Although some critics at the time found “Caught” to be a dime-store romance (Variety called it pulp fiction), more recent reviews have recognized its radical critique of capitalism. Its German-born director, Max Ophuls (1902-1957) fled the Nazis in 1941 and, despite being a theatre director and having directed films in France, Italy and Holland, could not find work in Hollywood. Eventually writer/director Preston Sturges helped him secure a position directing Vendetta (1946), an RKO production. Undergoing ridicule at the hands of the deranged mogul, Howard Hughes, could not be endured, however, and Ophuls was fired after only a few days. He was eventually able to make four pictures in Hollywood and in Caught, his third, he saw an opportunity for payback. Adapting Libbie Block’s novel Wild Calendar, Ophuls and screenwriter Arthur Laurents loosely based their movie on Hughes, in much the same way as Orson Welles had used Hearst as the model for Citizen Kane (1940).
A pretty carhop (Barbara Bel Geddes, centre on the right) goes without lunches to pay for charm school, changes her name from Maude to Leonora, gets a job as a department store model and, as in a fairy tale, finds herself married to the very rich, very neurotic financier, Smith Ohlrig (Robert Ryan, left in picture). Later, she flees Ohlrig’s Long Island castle, realising he is an ogre and heads for the Lower East Side in Manhattan. Next she finds a job as a receptionist for the idealistic Dr. Larry Quinada (James Mason, right in picture). But complications ensue after Leonora finds herself pregnant.
Ophuls (below) was artistically accomplished and his imagery is aided by a fluid, constantly moving camera. This enhanced some extraordinary performances from the cast and also heightened dramatic moments. His camera seems interested in everything: what is in the doctors’ waiting room, what is happening on the streets and in the stores; the camera even warns of danger at the top of the stairs in a mansion; its back-and-forth motion allows it to participate in a key conversation between doctors; and importantly it captures the terrifying personality of Ohlrig.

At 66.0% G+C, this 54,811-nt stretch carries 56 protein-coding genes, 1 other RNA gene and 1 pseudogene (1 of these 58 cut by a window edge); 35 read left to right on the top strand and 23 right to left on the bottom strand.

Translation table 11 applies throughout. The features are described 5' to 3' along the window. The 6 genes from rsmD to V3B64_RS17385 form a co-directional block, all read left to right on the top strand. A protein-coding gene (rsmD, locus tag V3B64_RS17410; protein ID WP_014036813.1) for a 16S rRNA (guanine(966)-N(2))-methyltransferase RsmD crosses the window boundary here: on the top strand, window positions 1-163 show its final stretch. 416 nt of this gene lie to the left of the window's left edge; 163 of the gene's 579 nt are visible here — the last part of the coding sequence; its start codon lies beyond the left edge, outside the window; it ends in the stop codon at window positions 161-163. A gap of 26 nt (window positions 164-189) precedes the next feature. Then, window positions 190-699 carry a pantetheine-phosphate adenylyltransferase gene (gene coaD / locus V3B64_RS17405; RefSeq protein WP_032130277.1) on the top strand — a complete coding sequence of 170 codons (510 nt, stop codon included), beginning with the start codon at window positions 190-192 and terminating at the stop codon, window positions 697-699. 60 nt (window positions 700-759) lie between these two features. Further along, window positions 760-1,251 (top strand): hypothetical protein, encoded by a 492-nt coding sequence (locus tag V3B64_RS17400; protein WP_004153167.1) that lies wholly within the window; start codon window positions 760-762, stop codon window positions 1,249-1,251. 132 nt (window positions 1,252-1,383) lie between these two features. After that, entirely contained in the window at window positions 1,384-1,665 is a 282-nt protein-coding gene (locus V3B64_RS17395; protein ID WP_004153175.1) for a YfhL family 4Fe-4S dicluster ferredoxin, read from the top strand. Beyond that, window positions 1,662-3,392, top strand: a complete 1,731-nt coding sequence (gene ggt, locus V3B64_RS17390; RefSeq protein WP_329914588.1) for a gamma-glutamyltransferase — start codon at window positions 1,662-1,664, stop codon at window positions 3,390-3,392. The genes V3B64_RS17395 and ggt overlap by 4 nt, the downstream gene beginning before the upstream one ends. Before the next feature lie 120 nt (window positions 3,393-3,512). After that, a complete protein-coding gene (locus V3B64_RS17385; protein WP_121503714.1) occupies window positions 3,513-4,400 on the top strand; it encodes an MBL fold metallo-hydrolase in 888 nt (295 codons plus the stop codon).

According to critic Andrew Sarris, Ophuls “gave camera movement its finest hours in the history of cinema…. [but he] is much more than the sum of all his camera movements … [in] the preciseness of his sensibility.” While editing “tends to suspend time in the limbo of abstract images, [Ophuls’] moving camera records inexorably the passage of time, moment by moment.” This movement in the “passage of time” is most striking in the scene in which Larry (James Mason) proposes to Leonora in a nightclub: the camera rotates around their embracing bodies, packed in with others on a crowded dance floor while, conspicuously, a black band performs.
Although Bosley Crowther of The New York Times said of Caught that it was ” a very low-grade dime-store romance, expensively rendered on film,” he did not seem to notice that, in chronicling the emotional progression of his characters, the film shows how the real heartbeat of humanity exists not in the great figures and celebrities of society, but in the population at large. The film also pointedly argues that nothing important can be found between the cold walls of palatial estates or in their stifled inhabitants.
Welles jokingly referred to Citizen Kane as “dollar-book Freud.” For all its apparent clichés, Caught is something more than that. By dramatizing Leonora’s struggle to escape the constraints of conventional womanhood, the film is a critique of the Cinderella complex and also illustrates the ways in which femininity is enforced through advertising and the media. Adding to its psychological richness, free-floating symbols circulate throughout (notably cigarettes and coats). Being about a Wall Street tycoon, its portrayal of financial parasites as authoritarian and even fascistic, allows Caught to take on an additional layer of meaning under our present circumstances.
While Ophuls himself admitted that the film’s ending was a bit soft, Jean-Luc Godard, then a critic, called it “Max’s best American film.” Caught argues that the very rich are pathological, trapped in a society that destroys their spirit and compassion; that those in search of limitless material wealth are psychologically damaged, driven as they are by bogus notions of – in this case – the American dream; that, in reality, the more money they accumulate, the more miserable they become (please take note, all you bankers out there!).
Caught was the last feature from Enterprise Pictures, the left-leaning production company associated with John Garfield. Using Lower East Side locations and displaying a strong class awareness, the film is of a piece with Garfield vehicles Body and Soul (1947) and Force of Evil (1948). The movie’s treatment of what early-20th-century Marxists called ‘The Woman Question’ may have been introduced by Abraham Polonsky, who wrote an early version of the screenplay signed by Arthur Laurents. (In some ways, Caught anticipates Polonsky’s proto-feminist adaptation of I Can Get It for You Wholesale , his last credit before he was blacklisted.)
Ophuls once said that cinema had given birth to “a new kind of tension which, I believe, has never existed before in any of the other forms of dramatic expression…In films the words, the technology and the technique and the logic of the visible must all be secondary to the image, subordinate to the vision containing the untold wonders within it, which, in the cinema can be the bearer of artistic truth.”
Barbara Bel-Geddes’ role was originally meant for Ginger Rogers. This was also James Mason’s first American picture (which was emphasized in its marketing – click on the title near the top to see the trailer).